Dr. Gary Kleck from Florida State University has been a leading skeptic of Kellermann’s work. Kleck himself came to the conclusion that “currently available data do not provide a sound empirical basis for recommending to the average American that he or she not keep a gun in the home.” At the same time, neither could Kleck conclude that benefits from defensive uses of guns kept in homes outweigh other dangers associated with having guns in the home from things like intruders using homeowners’ guns against homeowners, accidental harm from guns, and criminally aggressive uses of guns by people living in the home. Those kinds of secondary health concerns had been the subject of Kellermann’s first piece on the general subject of guns in homes back in 1986.
With the empirical information inconclusive, some have taken to evaluating the question partly as a logic puzzle. Dr. Eric Fleegler of Harvard Medical School, for instance, points out that there are three basic scenarios in a home invasion: intruder with gun and homeowner with no gun; intruder with no gun and homeowner with gun; and both with guns. Fleegler’s general point seems to be that violence can be reduced by reducing the number of guns at play, and that the homeowner can control for that by having no gun. In other words, Fleegler argues for unilateral, one-sided disarmament by the law-abiding homeowner.
Fleegler specifically argues that in situations like the ones that have occurred in Fort Valley, in which the intruder apparently has no gun, statistics show that the homeowner with a gun is just as likely to be killed by the intruder after the intruder overpowers the homeowner. This is possible, Fleegler suggests, because the homeowner waits to shoot to be absolutely sure of the identity of the intruder, and because of general homeowner hesitancy to fire in strange situations with life-or-death consequences.
Assuming Fleegler’s statistics are accurate, though, they still do not reflect the number of occasions in which homeowners’ defensive uses of guns, many without firing, result in an intruder fleeing. Those seem likely to be far more common than discharges of homeowner weapons resulting in homicides, either of the homeowner or the intruder. Moreover, Fleegler does not take into account the ability of a homeowner to train in defensive uses of guns to reduce the risk of mistake or inappropriate hesitancy. And Fleegler does not weigh the general deterrent effect on intruders who believe that the home being invaded is protected by a homeowner with a weapon.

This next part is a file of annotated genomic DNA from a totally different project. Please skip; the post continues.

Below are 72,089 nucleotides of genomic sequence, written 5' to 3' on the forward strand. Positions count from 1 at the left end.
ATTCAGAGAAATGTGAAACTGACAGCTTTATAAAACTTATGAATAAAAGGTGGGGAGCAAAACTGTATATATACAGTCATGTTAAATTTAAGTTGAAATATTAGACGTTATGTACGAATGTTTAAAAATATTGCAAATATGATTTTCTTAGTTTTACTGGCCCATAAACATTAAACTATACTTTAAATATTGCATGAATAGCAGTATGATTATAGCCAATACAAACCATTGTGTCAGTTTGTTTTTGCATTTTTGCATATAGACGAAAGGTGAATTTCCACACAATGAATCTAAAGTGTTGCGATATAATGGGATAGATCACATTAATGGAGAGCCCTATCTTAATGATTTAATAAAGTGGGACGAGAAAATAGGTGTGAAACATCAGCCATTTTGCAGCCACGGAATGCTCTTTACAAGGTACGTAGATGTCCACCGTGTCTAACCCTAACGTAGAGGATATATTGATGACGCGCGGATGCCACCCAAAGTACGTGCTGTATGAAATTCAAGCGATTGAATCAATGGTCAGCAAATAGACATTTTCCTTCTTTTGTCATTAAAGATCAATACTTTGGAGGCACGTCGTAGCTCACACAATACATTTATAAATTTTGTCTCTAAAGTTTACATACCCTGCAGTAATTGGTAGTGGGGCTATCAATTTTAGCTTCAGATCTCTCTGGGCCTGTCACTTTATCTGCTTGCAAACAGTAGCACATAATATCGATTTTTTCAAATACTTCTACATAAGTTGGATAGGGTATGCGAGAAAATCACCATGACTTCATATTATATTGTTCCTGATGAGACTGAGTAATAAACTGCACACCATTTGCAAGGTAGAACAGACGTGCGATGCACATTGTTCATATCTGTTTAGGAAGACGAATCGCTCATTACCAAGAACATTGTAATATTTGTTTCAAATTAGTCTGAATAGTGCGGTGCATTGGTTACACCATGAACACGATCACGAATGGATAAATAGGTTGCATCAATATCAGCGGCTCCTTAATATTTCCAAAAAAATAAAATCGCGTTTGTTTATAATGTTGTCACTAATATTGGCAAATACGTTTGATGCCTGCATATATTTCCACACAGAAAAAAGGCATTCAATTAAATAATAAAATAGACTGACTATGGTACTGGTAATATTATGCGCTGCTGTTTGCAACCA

Wherever you come out on the academic debate about keeping guns at home, one interesting empirical connection was picked up by Pew Trust polling last year. Pew found that, although “blacks are significantly more likely than whites to be gun homicide victims, blacks are only half as likely as whites to have a firearm in their home (41% to 19%).”
So what do Middle Georgians in general, and Fort Valley residents in particular, have to say about this matter as a practical matter? Should the public arm up for defense against criminality, or, as the Telegraph suggests, limit themselves to reporting, passive defense, and escape?
And, more particularly, should law-abiding African-American homeowners in Fort Valley, which is 75 percent African American, be encouraged to protect themselves with defensive weapons against known and unknown menaces that make those citizens in the aggregate especially vulnerable to crime?